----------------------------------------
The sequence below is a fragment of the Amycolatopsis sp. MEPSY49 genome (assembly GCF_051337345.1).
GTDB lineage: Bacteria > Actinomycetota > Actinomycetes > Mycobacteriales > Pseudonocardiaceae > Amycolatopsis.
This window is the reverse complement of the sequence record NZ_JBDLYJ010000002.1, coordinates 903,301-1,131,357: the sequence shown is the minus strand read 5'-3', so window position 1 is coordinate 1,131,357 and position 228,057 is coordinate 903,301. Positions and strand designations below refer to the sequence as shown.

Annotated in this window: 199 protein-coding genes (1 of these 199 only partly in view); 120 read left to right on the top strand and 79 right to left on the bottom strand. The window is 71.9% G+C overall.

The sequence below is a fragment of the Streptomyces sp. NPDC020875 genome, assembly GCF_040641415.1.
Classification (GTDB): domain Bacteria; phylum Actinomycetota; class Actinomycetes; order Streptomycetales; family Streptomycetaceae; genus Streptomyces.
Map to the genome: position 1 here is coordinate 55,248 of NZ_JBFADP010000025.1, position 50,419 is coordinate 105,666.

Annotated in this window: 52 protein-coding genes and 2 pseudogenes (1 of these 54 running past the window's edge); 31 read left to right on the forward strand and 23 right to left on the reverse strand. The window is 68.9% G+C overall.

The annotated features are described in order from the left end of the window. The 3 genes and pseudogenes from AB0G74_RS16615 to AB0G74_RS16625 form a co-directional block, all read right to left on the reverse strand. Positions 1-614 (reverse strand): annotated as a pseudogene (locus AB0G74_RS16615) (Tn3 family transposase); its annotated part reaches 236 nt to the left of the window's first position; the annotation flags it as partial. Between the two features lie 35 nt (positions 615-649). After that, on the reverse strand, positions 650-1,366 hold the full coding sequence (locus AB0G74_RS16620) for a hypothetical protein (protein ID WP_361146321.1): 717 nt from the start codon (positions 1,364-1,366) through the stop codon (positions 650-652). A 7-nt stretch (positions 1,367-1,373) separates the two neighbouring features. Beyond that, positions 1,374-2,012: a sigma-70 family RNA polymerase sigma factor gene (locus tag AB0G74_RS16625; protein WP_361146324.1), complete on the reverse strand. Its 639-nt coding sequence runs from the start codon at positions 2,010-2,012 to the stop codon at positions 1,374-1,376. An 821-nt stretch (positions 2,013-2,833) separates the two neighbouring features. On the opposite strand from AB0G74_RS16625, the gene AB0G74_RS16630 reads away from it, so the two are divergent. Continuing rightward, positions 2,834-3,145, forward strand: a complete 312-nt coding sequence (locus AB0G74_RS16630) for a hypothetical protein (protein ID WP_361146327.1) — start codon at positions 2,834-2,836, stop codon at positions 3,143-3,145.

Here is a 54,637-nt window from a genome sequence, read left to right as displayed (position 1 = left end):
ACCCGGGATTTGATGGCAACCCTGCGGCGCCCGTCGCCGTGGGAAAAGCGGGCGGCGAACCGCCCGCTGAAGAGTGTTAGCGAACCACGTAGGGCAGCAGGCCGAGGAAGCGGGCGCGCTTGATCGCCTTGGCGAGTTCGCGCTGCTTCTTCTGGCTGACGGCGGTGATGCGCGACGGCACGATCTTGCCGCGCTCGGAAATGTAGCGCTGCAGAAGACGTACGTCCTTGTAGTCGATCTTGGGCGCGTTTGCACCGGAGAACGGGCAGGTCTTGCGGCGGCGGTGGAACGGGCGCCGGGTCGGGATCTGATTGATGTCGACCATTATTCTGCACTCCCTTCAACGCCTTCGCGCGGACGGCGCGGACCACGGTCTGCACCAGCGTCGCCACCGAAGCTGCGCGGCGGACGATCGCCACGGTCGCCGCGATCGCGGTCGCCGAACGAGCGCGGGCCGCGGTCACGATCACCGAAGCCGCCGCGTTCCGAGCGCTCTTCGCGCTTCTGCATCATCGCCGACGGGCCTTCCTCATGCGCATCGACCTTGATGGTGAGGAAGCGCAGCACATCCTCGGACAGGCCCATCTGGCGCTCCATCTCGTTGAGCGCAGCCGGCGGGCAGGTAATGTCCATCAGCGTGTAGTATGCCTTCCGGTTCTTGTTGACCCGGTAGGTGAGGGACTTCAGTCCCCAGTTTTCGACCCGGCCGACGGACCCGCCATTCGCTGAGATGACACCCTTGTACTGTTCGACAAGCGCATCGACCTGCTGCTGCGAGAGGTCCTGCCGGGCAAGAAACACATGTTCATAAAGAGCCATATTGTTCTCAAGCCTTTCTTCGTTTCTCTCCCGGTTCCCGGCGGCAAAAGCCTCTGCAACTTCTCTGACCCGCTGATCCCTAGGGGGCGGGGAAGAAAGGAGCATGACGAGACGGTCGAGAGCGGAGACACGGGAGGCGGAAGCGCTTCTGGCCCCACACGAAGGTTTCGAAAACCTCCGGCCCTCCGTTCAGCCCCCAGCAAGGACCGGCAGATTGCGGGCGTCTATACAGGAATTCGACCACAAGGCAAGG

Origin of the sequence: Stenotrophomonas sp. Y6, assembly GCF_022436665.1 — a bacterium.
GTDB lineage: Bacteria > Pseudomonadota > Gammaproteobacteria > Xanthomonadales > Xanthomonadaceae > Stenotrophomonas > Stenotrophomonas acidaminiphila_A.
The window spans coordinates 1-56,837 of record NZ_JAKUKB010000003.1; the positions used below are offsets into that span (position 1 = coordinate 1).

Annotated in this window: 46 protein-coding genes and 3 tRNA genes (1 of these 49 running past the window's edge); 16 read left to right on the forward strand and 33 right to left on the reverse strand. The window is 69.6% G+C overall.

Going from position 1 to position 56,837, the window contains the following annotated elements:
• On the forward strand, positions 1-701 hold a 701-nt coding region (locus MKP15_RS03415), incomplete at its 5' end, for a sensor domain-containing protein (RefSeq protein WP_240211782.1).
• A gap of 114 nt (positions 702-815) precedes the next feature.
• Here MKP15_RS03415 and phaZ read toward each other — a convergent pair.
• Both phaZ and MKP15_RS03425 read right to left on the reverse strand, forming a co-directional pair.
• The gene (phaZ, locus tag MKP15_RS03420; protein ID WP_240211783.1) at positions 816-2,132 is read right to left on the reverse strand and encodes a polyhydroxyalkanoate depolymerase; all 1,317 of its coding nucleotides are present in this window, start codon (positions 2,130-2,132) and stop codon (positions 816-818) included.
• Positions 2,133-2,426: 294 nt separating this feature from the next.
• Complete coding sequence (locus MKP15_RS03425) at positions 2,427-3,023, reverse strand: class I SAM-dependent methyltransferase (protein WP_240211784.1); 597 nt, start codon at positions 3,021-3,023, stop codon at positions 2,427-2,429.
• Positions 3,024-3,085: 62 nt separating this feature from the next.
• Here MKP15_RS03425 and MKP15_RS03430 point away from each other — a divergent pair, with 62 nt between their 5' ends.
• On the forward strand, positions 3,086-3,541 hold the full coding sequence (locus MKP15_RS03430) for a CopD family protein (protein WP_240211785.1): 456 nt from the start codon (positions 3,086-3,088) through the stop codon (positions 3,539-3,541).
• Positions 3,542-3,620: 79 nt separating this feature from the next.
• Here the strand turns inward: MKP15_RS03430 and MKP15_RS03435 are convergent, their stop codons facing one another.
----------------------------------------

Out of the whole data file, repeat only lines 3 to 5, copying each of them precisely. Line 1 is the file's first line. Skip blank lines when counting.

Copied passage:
This window is the reverse complement of the sequence record NZ_JBDLYJ010000002.1, coordinates 903,301-1,131,357: the sequence shown is the minus strand read 5'-3', so window position 1 is coordinate 1,131,357 and position 228,057 is coordinate 903,301. Positions and strand designations below refer to the sequence as shown.

Annotated in this window: 199 protein-coding genes (1 of these 199 only partly in view); 120 read left to right on the top strand and 79 right to left on the bottom strand. The window is 71.9% G+C overall.

The sequence below is a fragment of the Streptomyces sp. NPDC020875 genome, assembly GCF_040641415.1.